Folder Structure Example


Keywords

Keywords are one of the best ways to create an efficient searchable image workflow while using Adobe Lightroom. Good keywords make it easy to quickly search through a large volume of images by adding additional metadata to each tagged image. You can either enter them manually during the import phase of LR or you can opt for an automatic solution such as Wordroom, a software plugin that automatically tags your photos using machine learning (for a fee). Alex likes to add keywords to an entire batch during import and I have done the same, from a time perspective it makes the most if you’re going the manual route. Software plugin’s like Wordroom have revolutionized the process though, freeing up your time if you wish to tag images individually. Keywords can be thought of as an investment in the usability of your image library and exported images using a finder window and the search bar. 

Let’s say you’re importing a batch of ski images from a day backcountry skiing around Whistler. Keywords you might want to add are: 2021, Whistler, Skiing, Snow, Winter, Friends (if you have some images of friends), Backcountry, Adventure

Catalogs

Here is another pivotal piece of debate for your workflow. Some people include multiple shoots, a full season, or potentially a whole year of images in a single catalog as there are powerful organizational tools within Adobe Lightroom. Some people also import directly from camera card to Lightroom and choose the location of their storage via a prompt during import. Alex Strohl creates a new catalog for each new shoot he does and imports not from card, but from the location of an external drive where he’s dumped his photos. Once I saw that method, I immediately adopted it because it’s a way to feel more personally in control of where your images are located instead of relying on the organizational features of Lightroom. I’ve also found LR catalogs get progressively slower as the volume of images they contained increased.

3. Backup Methods, Storage, & Redundancy


It’s absolutely imperative to operate in a world of storage redundancy where if one of your storage solutions fails, you have a second or even third copy safe somewhere else. When you’re working for a paying client, your reputation, work, and income are all on the line.

Most of us probably started out storing our images on a multitude of external harddrives. Likely those older orange LaCie or plastic WD drives with a spinning disk, maybe labeling them with masking tape, carrying them around with us as if they were bullet proof, and collecting them in a bin somewhere at home. Truth of the matter is that these drives are very vulnerable. The first (and only-time) I lost a significant amount of data was in the summer of 2016 when my WD external drive fell off my desk. I immediately plugged it in and heard a terrible clicking sound and within moments the drive failed. A deep wave of anxiety clouded over me as I pondered the difficult conversations to follow with my boss at the time - I learned a big lesson that day about redundancy.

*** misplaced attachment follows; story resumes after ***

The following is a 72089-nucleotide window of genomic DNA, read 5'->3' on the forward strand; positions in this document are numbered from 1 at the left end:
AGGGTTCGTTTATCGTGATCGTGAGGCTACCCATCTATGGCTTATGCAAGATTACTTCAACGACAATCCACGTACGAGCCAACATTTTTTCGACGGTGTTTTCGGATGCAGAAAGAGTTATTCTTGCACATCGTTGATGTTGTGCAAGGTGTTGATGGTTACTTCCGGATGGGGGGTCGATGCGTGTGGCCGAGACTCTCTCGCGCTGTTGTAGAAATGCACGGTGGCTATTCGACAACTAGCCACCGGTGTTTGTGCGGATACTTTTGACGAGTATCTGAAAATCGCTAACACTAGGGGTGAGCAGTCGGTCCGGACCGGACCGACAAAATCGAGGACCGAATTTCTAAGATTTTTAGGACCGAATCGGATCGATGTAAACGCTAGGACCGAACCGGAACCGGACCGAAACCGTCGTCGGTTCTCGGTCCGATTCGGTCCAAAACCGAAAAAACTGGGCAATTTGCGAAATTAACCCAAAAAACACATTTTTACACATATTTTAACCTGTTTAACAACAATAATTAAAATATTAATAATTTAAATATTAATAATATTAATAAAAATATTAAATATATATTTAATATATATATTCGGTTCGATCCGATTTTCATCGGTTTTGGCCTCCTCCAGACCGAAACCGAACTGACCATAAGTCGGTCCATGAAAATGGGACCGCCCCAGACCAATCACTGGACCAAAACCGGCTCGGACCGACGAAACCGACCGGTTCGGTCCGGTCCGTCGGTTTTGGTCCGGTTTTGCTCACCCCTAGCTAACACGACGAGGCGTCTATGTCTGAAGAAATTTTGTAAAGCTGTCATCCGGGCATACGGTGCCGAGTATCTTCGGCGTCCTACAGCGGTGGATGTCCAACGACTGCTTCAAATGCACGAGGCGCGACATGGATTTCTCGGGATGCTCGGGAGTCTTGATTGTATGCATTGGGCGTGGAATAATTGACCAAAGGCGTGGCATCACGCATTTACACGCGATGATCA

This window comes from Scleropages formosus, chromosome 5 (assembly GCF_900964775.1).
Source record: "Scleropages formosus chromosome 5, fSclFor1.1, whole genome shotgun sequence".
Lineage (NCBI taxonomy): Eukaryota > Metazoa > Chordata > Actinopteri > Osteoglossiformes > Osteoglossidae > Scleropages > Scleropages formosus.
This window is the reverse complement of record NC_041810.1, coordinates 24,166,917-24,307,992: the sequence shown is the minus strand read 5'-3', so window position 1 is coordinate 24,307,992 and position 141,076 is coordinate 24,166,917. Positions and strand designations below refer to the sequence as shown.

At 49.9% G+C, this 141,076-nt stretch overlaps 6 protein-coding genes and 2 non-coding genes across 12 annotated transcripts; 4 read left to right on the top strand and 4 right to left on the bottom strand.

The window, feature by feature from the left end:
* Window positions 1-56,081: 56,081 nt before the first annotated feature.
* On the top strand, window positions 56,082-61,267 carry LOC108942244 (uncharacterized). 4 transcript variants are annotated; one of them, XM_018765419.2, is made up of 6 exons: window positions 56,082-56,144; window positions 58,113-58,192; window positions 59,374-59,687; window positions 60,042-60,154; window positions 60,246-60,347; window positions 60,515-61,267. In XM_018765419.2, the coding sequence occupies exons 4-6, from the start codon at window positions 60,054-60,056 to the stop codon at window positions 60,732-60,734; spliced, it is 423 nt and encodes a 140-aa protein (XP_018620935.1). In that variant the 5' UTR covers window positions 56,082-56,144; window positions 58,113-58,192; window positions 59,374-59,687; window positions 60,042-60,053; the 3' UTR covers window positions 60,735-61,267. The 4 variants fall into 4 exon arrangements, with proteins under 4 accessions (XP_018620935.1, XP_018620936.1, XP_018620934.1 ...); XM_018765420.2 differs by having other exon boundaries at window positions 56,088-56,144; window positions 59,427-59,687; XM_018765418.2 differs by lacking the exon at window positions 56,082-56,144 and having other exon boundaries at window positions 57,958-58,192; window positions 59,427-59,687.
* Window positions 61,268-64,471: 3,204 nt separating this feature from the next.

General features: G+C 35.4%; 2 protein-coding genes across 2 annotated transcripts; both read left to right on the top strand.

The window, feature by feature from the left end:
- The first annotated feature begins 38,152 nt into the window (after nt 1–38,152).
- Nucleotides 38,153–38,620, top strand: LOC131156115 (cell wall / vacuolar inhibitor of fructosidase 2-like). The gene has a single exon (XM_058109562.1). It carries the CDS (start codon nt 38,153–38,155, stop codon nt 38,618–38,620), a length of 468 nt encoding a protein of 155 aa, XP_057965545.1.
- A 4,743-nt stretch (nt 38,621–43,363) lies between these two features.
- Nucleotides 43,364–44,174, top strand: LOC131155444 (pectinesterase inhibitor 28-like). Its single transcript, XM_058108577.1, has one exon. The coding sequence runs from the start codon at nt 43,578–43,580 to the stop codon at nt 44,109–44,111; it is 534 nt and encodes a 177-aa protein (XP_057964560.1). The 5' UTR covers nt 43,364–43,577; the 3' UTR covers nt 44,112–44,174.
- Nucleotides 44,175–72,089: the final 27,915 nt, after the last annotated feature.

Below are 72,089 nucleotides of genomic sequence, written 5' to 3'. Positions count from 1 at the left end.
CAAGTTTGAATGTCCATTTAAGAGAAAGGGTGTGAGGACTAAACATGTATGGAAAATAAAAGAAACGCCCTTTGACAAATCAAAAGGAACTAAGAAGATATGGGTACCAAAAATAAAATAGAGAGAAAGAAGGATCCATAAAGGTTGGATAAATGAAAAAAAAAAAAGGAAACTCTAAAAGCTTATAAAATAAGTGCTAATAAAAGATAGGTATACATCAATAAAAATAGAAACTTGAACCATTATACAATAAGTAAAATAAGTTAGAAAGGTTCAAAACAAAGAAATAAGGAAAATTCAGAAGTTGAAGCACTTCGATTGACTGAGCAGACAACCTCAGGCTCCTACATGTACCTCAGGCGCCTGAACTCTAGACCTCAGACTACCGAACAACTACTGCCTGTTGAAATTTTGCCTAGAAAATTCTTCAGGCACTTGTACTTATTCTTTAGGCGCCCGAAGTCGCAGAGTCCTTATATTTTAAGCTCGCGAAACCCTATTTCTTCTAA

“Spending money on storage isn’t always the most exciting thing as a photographer, but extremely necessary.” 

- Alex Strohl


On-the-go Storage Solutions 

Solid state drives (SSDs) have come a long way in the past few years with larger capacities and reduced cost. They’re incredibly fast, small, and much more reliable than external drives with a sinning disk because there are no moving parts. I have been using the Lexar Professional SL100 Pro Portable SSD’s for the past few years based upon Alex’s recommendation and have been very happy with them for all my on-the-go storage and work needs. With a 950mb/sec read speed and a 900mb/write speed they’re more than fast enough to work off of for both photo + video editing. Samsung, Lacie, G-Tech, WD, all make decent SSDs today. It’s best to have two SSDs while on-the-go, mirroring each everytime you offload cards, and keeping one of them close to you at all times.

Once you’re home you can then mirror all the files and newly created catalog(s) to your main backup.

Recommended Drives: Lexar Professional SL 100, Samsung Portable SSD T5Lexar SL200 Portable SSD 

At Home or Office Storage Solutions

Large Capacity External Drives

A good solution if you’ve just started developing a large archive of images and are looking for a more inexpensive solution to your storage needs or an additional redundant drive to store at a friends or family’s house offsite are large capacity external drives for your home office or desk.

The larger external hard drives are a good solutions as your archive grows and are looking for a more inexpensive option. They also are a good fit for an additional redundant drive to store at a friends or family’s house offsite.

Recommended External Drives: LaCie d2 Professional, G-Technology G-Drive USB 3.0, WD Elements Desktop


RAID Drives